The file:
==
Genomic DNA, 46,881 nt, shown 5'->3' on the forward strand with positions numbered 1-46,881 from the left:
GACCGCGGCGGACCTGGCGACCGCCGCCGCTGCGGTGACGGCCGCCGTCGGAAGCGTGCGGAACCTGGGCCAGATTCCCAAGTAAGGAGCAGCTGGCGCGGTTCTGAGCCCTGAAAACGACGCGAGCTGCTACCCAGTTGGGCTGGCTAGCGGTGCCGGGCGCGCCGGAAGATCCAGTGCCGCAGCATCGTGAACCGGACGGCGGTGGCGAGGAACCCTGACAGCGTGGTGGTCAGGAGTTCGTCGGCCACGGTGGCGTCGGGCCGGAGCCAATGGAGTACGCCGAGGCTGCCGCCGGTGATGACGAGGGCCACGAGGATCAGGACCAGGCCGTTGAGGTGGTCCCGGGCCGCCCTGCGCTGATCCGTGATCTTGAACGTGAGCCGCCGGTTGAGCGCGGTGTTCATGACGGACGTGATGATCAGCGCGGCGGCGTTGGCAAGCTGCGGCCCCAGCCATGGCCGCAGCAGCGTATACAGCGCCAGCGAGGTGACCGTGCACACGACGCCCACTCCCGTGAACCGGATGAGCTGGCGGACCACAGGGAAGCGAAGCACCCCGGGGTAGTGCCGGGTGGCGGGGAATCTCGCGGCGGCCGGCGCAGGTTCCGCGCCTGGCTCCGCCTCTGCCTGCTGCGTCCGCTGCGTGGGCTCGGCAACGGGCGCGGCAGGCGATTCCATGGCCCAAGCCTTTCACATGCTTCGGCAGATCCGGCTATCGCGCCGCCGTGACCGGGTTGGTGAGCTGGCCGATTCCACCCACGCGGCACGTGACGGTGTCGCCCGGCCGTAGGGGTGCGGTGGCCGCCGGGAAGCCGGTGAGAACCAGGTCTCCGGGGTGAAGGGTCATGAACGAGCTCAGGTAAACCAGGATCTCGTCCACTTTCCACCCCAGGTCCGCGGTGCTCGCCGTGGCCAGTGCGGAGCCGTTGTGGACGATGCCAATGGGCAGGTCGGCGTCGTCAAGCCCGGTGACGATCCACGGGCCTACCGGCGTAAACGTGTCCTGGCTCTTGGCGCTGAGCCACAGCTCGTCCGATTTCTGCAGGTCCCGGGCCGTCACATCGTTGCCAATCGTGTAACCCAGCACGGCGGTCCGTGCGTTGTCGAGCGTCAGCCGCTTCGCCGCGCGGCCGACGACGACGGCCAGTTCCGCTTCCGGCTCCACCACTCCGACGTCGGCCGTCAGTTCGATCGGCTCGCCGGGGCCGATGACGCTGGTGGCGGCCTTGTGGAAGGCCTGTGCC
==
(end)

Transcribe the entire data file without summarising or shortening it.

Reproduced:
Genomic DNA, 46,881 nt, shown 5'->3' on the forward strand with positions numbered 1-46,881 from the left:
GACCGCGGCGGACCTGGCGACCGCCGCCGCTGCGGTGACGGCCGCCGTCGGAAGCGTGCGGAACCTGGGCCAGATTCCCAAGTAAGGAGCAGCTGGCGCGGTTCTGAGCCCTGAAAACGACGCGAGCTGCTACCCAGTTGGGCTGGCTAGCGGTGCCGGGCGCGCCGGAAGATCCAGTGCCGCAGCATCGTGAACCGGACGGCGGTGGCGAGGAACCCTGACAGCGTGGTGGTCAGGAGTTCGTCGGCCACGGTGGCGTCGGGCCGGAGCCAATGGAGTACGCCGAGGCTGCCGCCGGTGATGACGAGGGCCACGAGGATCAGGACCAGGCCGTTGAGGTGGTCCCGGGCCGCCCTGCGCTGATCCGTGATCTTGAACGTGAGCCGCCGGTTGAGCGCGGTGTTCATGACGGACGTGATGATCAGCGCGGCGGCGTTGGCAAGCTGCGGCCCCAGCCATGGCCGCAGCAGCGTATACAGCGCCAGCGAGGTGACCGTGCACACGACGCCCACTCCCGTGAACCGGATGAGCTGGCGGACCACAGGGAAGCGAAGCACCCCGGGGTAGTGCCGGGTGGCGGGGAATCTCGCGGCGGCCGGCGCAGGTTCCGCGCCTGGCTCCGCCTCTGCCTGCTGCGTCCGCTGCGTGGGCTCGGCAACGGGCGCGGCAGGCGATTCCATGGCCCAAGCCTTTCACATGCTTCGGCAGATCCGGCTATCGCGCCGCCGTGACCGGGTTGGTGAGCTGGCCGATTCCACCCACGCGGCACGTGACGGTGTCGCCCGGCCGTAGGGGTGCGGTGGCCGCCGGGAAGCCGGTGAGAACCAGGTCTCCGGGGTGAAGGGTCATGAACGAGCTCAGGTAAACCAGGATCTCGTCCACTTTCCACCCCAGGTCCGCGGTGCTCGCCGTGGCCAGTGCGGAGCCGTTGTGGACGATGCCAATGGGCAGGTCGGCGTCGTCAAGCCCGGTGACGATCCACGGGCCTACCGGCGTAAACGTGTCCTGGCTCTTGGCGCTGAGCCACAGCTCGTCCGATTTCTGCAGGTCCCGGGCCGTCACATCGTTGCCAATCGTGTAACCCAGCACGGCGGTCCGTGCGTTGTCGAGCGTCAGCCGCTTCGCCGCGCGGCCGACGACGACGGCCAGTTCCGCTTCCGGCTCCACCACTCCGACGTCGGCCGTCAGTTCGATCGGCTCGCCGGGGCCGATGACGCTGGTGGCGGCCTTGTGGAAGGCCTGTGCC